# Sirius B. Sirius B is a white dwarf. There was no such thing as Sirius B until 1862 when Alvan Clark discovered it while testing one of the best optical.

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Sirius B

Sirius B is a white dwarf. There was no such thing as Sirius B until 1862 when Alvan Clark discovered it while testing one of the best optical telescopes in the world, at the time. They didn’t know anything of it because Sirius A is so bright.

Sirius B orbits Sirius A. Since the discovery of Sirius B, scientists have been agitated and frustrated because Sirius A is so bright that they can’t observe and weigh Sirius A. Sirius is located in the constellation Canis Major.

Sirius has a surface temperature of 25,000 degrees Celcius, which produces very low energy X-rays. Sirius B is 10, 000 times dimmer than Sirius A. Sirius B has a mass equal to the mass of the Sun, packed into a diameter that is 90% that of the Earth.

The theory of white dwarf stars was developed by S. Chandrasekhar, his name came from the Chandra X-ray Observatory. The story of Sirius B came full known when it was observed by Chandra in October 1999 during the test period.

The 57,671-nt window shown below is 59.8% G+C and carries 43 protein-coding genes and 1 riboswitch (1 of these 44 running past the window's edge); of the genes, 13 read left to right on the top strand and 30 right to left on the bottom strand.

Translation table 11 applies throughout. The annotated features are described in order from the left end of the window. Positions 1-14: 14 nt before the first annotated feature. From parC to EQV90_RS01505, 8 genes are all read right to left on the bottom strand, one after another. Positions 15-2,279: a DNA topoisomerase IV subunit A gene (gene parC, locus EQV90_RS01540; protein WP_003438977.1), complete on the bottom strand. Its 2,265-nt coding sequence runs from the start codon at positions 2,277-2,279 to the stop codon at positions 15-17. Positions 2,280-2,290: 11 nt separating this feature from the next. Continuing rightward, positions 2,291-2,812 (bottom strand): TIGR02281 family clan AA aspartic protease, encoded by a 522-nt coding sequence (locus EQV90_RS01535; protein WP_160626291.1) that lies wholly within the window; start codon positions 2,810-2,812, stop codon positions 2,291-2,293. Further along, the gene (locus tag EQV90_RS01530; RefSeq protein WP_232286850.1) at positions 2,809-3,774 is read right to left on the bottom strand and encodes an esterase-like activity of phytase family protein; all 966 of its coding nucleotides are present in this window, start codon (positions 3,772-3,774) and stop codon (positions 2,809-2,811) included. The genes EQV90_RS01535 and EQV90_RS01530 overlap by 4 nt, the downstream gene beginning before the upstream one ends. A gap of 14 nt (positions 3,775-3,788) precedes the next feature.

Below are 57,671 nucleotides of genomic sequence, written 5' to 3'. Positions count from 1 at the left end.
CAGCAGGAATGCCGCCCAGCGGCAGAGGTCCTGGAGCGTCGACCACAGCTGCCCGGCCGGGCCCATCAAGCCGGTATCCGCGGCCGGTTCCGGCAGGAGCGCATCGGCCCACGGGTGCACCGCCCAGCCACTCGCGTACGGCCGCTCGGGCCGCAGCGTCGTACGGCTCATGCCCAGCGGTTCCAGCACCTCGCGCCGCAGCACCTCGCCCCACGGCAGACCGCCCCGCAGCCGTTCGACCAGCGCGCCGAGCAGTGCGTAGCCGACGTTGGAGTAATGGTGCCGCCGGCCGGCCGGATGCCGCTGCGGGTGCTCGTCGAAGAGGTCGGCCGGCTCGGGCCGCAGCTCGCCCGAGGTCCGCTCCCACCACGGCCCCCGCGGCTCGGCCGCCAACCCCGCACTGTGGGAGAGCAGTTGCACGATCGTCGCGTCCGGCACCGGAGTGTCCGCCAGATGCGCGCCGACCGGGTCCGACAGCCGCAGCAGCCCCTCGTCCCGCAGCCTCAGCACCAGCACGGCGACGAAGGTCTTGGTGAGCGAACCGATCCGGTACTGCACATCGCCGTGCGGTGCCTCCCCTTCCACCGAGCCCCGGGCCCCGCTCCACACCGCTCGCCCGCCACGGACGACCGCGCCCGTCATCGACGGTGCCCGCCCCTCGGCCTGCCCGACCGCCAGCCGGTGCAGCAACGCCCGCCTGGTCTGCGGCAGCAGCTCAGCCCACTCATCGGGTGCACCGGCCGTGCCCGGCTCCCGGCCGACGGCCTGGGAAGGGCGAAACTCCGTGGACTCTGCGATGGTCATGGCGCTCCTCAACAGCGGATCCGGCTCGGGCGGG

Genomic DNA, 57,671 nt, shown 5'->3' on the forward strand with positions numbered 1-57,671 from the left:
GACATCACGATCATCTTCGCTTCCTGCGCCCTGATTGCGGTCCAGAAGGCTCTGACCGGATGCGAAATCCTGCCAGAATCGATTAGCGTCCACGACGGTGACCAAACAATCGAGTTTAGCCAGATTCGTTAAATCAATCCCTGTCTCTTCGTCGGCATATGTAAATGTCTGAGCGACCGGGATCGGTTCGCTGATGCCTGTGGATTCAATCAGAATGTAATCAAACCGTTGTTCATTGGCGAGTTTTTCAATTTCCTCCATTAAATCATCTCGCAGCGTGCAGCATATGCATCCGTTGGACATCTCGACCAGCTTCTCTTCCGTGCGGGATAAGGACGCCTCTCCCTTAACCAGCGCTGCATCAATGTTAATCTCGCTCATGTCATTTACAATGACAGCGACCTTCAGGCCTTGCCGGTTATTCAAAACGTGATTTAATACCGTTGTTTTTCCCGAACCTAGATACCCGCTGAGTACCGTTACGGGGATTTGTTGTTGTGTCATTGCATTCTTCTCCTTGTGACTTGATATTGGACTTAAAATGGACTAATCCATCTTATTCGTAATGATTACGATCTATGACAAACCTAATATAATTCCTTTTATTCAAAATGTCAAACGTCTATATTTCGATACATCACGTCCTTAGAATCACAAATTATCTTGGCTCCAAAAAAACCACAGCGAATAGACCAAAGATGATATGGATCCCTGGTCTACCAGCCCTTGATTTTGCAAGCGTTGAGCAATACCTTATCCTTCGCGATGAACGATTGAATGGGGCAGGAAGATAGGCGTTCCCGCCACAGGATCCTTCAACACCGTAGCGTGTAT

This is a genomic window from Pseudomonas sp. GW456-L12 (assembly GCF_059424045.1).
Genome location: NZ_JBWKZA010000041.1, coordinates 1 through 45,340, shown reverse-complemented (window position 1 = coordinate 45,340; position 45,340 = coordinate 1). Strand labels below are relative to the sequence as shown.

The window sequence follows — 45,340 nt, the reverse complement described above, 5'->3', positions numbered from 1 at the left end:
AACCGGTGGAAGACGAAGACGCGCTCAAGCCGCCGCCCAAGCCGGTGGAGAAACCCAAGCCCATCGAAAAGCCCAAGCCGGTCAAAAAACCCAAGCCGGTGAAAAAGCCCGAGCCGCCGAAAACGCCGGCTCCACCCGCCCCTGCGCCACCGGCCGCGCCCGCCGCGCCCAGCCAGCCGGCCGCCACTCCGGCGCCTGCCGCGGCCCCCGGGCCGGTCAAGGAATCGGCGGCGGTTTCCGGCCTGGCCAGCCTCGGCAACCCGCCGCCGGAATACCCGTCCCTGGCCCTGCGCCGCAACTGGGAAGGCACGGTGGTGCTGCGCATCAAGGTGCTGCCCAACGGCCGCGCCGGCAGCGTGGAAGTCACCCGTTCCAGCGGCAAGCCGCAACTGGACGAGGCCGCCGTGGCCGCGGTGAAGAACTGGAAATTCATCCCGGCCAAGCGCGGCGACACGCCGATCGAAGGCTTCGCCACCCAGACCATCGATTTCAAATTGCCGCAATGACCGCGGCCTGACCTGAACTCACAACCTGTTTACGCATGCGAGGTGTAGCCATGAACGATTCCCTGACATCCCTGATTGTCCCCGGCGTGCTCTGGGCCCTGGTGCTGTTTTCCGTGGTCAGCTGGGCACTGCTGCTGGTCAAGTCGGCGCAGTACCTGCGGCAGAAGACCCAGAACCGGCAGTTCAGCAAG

Sirius B is not a normal star; its spectrum and luminosity indicates that it is hot, but extremely small. The reason is that the spectrum contains pressure-broadened hydrogen lines, implying a surface environment with a higher density than what a normal star would have. Assuming the spectrum of Sirius B being a blackbody and using the well-established distance to Sirius, we think that from its luminosity, Sirius B’s radius is only about 5,800 km. According to Kepler’s law, we can infer that the mass of Sirius B is about 1.03 M.

 The gravity on Sirius B is 400,000 times more than gravity on Earth!!  One teaspoon of a white dwarf would way 5 tons  In 1844, Sirius B was predicted because of the motion of Sirius A. Even though, Sirius B wasn’t seen until 1862!  The average mass of a star is 0.58 M, when Sirius B’s mass is 1.03 M.

Sirius B is a white dwarf star. It is way less brighter than Sirius A. It orbits Sirius A and would way a lot just to pick a little bit of it up. It is a well-known star that is good for observing.

1. Sirius B is in the main sequence. a. True b. False

2. What star does Sirius B orbit? a. Polaris b. Vega c. Sirius A d. Altair

3. When was Sirius B discovered? a. 2010 b. 1862 c. 1831 d. 1926

4. What type of star is Sirius B? a. Blue giant b. Red giant c. White dwarf d. Yellow-white super giant

5. What constellation is the star located in? a. Canis Major b. Ursa Major c. Lyra d. Aquila

 http://www.ufodigest.com/siriusb.html  http://space.about.com/od/stars/p/siriusinfo.htm  http://chandra.harvard.edu/photo/2000/0065/  http://hyperphysics.phy- astr.gsu.edu/hbase/astro/whdwar.html#c2  http://hyperphysics.phy- astr.gsu.edu/hbase/astro/whdwar.html  http://eagle.phys.utk.edu/guidry/astro411/lectures/lecture_c h12.pdf

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